There are many adult paysites successfully running more or less on autopilot today, providing a long term return on the operator’s initial investment. Others can maximize their market appeal by being responsive to customer needs, tweaking the site over time.

“Understand your audience, listen to them, give them what they want, and you can still make money,” Cox concluded, underscoring the group’s consensus that many adult paysites remain profitable today.

Those same principals that worked so effectively for established operators are also being used by a new generation of adult entertainment entrepreneurs.

As a newer player, Donovan W from RRR Entertainment told XBIZ that the days of adult membership sites are definitely not over.

“Being a newbie in the urban niche and getting ready to expand into other niches I can tell you that with strong unique promotion and new envelop-pushing ideas you can immediately make traction,” Donovan W stated, emphasizing the need for operators to try new things and to research their craft diligently.

“It took me two full years to learn how to pull stable profits but it’s worth the wait,” he added, advising other adult promoters to “try and expand your niche and find new unique niches to capitalize on.”

James Slater offers the viewpoint of someone one who works as an affiliate marketer, saying that adult paysites are not dead, as evidenced by the fact that he still makes sales — and those sales are on the increase for him this year — but he acknowledges that sales volumes are down from “the good old days.”

“If you build a paysite that comes with a built-in following, such as a solo site for a model that has been selling clips on Clips4Sale.com, paysites work great,” Vendzilla of Glas Werx told XBIZ. “Webcam models are prime candidates for solo sites as well.”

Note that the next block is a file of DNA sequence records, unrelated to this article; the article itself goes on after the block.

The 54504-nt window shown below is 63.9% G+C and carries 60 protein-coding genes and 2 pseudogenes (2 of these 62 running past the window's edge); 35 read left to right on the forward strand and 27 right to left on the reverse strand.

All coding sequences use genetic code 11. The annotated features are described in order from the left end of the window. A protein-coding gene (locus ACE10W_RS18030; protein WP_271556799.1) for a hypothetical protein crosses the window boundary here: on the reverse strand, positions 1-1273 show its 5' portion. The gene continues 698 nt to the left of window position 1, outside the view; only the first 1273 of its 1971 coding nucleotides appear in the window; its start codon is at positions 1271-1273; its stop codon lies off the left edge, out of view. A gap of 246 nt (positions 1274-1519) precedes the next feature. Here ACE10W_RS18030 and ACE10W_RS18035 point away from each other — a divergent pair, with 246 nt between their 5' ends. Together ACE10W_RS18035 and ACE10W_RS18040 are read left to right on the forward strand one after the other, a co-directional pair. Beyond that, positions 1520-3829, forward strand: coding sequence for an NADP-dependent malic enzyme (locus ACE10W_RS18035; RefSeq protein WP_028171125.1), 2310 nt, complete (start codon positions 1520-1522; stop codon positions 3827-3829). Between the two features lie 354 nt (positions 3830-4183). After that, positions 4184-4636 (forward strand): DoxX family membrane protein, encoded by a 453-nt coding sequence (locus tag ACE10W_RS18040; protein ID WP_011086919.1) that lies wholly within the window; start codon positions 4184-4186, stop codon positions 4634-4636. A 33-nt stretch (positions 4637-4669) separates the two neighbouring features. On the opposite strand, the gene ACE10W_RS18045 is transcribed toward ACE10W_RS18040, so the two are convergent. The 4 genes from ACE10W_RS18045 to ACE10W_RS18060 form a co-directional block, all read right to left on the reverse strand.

Not everyone has such a positive outlook, however — although some have a sense of humor that belies the often grim reality of the adult entertainment industry today.

Although Roald from FreeOnes was pithy with his analysis that the paysite market is “all dead,” and that “there is no money in adult,” while International Media Company’s Siep Kuppens agreed, saying the business is “stone dead,” the comments of these highly successful operators may be more sarcastic than succinct; with Roald noting his company employs around 20 staff members inhouse, along with a hand full of remote workers — hardly an indicator of a dead industry; with some companies having a far greater number of employees and contractors. Size can color your perspective.

Alien shared a missive that approaches the issue from “the little guy’s” view point, which notes that while paysites are not dead, for sole proprietors and small companies with a minimal budget, one is better off assuming that the paysite era is indeed over, due to it becoming cost- and time-prohibitive for smaller shops to get membership sites going and then seen by potential members — this latter point echoing the traffic requirement that Kelli Roberts had alluded to.

Alien pointed out the need for networking and making business connections, as well as enduring challenges from scammers and more — including the overall effort required, which may be beyond what poorly capitalized entrepreneurs and inexperienced wannabes can manage in today’s ultra-competitive marketplace.

“If you are thinking ‘Lamborghini wealth’ in this business as a new guy, you had better just change that to ‘a small used Pinto hatchback and a burger from the McDonalds drive-through’ for a lifestyle,” Alien opined, adding, “but the Internet is not absolute.”